It’s almost that weather where energy efficient windows can impact your heating expenses by holding more temperate air in your home while defending against the elements outside. However, you may start to notice condensation settling on your windows and doors during colder months.
If you notice condensation on your window, don’t worry! It isn’t time to start investigating your window. In fact, condensation on the inside of your windows—known as roomside condensation—isn’t a sign of a defective window at all. Just the opposite, it means your windows are doing their job.
So, what is creating the condensation on your windows? And, more importantly, what types of condensation should cause concern about your window’s stability? Here are the facts about window condensation:
Do my new windows or doors create condensation?
Some homeowners associate the sight of condensation in the months after installing new windows with possible problems during the installation process. Condensation on windows and doors is not created by the window or door product. Actually, it comes due to high humidity levels in your house.
As it turns out, the presence of condensation more often than not is an indication of the improved energy efficiency of your new windows. Air with high humidity keeps water vapor until it comes into contact with a surface temperature less than or equal to the dew point—the temperature at which air becomes saturated and produces dew. Because glass surfaces are usually the coldest part of the room, condensation can be seen on windows initially, in the presence of water droplets or frost on the roomside of your window. As the air inside grows drier, or as the glass surface heats up, condensation begins to lessen.
More than a few factors go into whether you might find condensation on your windows. You might even discover that a window in one part of your room has roomside condensation while a different one doesn’t. Air circulation, changes in room temperatures, air register location, and the type and size of the window can all influence the likelihood of roomside condensation. Other influnences such as glass type, window coverings and screens and proximity to a water source can all determine what levels of humidity are around a window.
Why do I at times see condensation on opposite sides of the window?
Your previous windows may have been drafty or didn’t have the advanced, energy efficient technology of modern windows. However, other home repairs, such as adding a new roof or siding, might also establish a tighter seal against air infiltration in your room. As a result, your home may hold more humidity making condensation more frequentl than before.
In the heat, this same phenomenon can be noticed on the outside of your windows. Exterior condensation can gather because of high outdoor humidity, little or no wind, and a clear night sky. It forms in the same way as roomside condensation, when the temperature of the glass is cooled below the dew point of the outside air. Since the cooler air inside your house isn’t escaping due to increased energy efficiency, there’s a higher possibility to see external condensation at these times.
You can deal with exterior condensation by opening shades at night to warm up exterior glass and promote air circulation by trimming any bushes that might be obstructing windows. Adjusting the air conditioner a few degrees warmer can also improve the situation.
For roomside condensation, there are a number of factors that can influence the humidity in your home. Here are some common culprits that can cause roomside condensation:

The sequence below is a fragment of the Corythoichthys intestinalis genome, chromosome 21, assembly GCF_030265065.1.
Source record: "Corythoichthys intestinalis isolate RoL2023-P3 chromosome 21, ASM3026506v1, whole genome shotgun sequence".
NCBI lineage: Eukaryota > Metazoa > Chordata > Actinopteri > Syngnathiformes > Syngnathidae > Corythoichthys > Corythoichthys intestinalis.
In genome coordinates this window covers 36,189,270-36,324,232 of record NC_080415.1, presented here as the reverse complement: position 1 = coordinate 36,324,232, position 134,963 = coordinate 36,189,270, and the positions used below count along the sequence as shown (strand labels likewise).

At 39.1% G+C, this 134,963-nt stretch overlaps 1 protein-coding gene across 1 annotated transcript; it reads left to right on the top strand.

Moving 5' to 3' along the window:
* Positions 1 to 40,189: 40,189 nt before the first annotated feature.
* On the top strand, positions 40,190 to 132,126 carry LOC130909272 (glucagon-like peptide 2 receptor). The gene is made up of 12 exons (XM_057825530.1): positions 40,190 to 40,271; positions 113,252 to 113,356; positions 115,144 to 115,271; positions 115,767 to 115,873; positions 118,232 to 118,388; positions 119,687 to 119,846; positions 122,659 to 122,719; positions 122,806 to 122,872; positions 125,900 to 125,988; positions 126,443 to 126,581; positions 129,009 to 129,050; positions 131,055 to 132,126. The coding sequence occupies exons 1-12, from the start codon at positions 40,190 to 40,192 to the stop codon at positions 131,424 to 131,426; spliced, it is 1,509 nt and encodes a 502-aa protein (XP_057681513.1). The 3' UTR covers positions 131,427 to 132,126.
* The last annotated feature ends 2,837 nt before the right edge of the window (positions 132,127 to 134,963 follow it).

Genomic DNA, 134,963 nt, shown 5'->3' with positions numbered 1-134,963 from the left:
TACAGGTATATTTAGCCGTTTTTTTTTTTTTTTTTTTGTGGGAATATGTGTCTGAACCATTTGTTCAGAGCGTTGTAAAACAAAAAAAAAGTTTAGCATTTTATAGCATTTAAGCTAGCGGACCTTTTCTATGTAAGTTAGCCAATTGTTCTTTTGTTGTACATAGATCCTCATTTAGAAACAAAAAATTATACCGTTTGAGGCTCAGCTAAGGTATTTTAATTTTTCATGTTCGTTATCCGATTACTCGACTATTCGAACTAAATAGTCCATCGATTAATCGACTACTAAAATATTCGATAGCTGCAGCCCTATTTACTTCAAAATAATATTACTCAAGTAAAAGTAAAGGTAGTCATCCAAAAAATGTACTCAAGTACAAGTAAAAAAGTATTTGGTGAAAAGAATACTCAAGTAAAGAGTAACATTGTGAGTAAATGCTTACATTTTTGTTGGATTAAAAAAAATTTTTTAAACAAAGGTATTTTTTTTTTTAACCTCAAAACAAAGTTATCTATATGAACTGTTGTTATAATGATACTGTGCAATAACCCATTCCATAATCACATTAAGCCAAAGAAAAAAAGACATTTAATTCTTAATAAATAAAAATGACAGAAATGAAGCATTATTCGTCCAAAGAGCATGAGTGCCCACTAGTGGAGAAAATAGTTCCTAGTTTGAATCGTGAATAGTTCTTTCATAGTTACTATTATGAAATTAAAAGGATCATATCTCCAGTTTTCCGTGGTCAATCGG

The most commonly seen way roomside humidity increases is through everyday home activities. Running showers and baths, cooking and washing dishes, doing laundry, even the dog’s water bowl can all add moisture to the air in your home–topping out at four gallons or more per day in some homes. Include today’s energy efficient, well-insulated homes and you can start to understand why that humidity can often find no way to escape.
As a result of this better insulation, some windows can develop a strip of condensation that shows up all the way around the roomside of the window. Most often, this happens when the center of the glass stays warmer than the glass closest to the edge. It isn’t a warning that the window is leaking air or not functioning correctly.
Can Roomside Condensation Hurt My Windows?
One area where condensation on windows should become an immediate concern, however, is if condensation is noticed between the two sealed panes of insulating glass in multi-pane windows. In this instance, condensation is a result of seal failure and the insulating glass should be replaced.
More often than not though, condensation on your windows doesn’t mean there is a concern with your windows. It serves as an indicator to the possibility of other hidden, potentially pricey problems in other areas in your home.
High indoor humidity can result in structural damage and even upset your health. Because these effects frequently go unnoticed in the wall cavities, attics and crawl spaces, the visible indication of condensation on glass is a good clue that humidity levels are too high. And while window condensation and musty odors might be seen as annoyances, they can grow into more serious concerns such as water stains on walls and ceilings if left unresolved.
In the same way, left unaddressed, condensation issues can mean window problems over time. Make sure to take chronic roomside condensation seriously. Think of it as an early alert to high humidity in your home, one that can easily be resolved before it gets serious. Understanding condensation is just the beginning to keeping your home comfortable and maintaining your windows. If you have any questions about condensation and whether your windows and doors are doing their jobs properly, give Pella Windows and Doors in Raleigh a call or visit the showroom.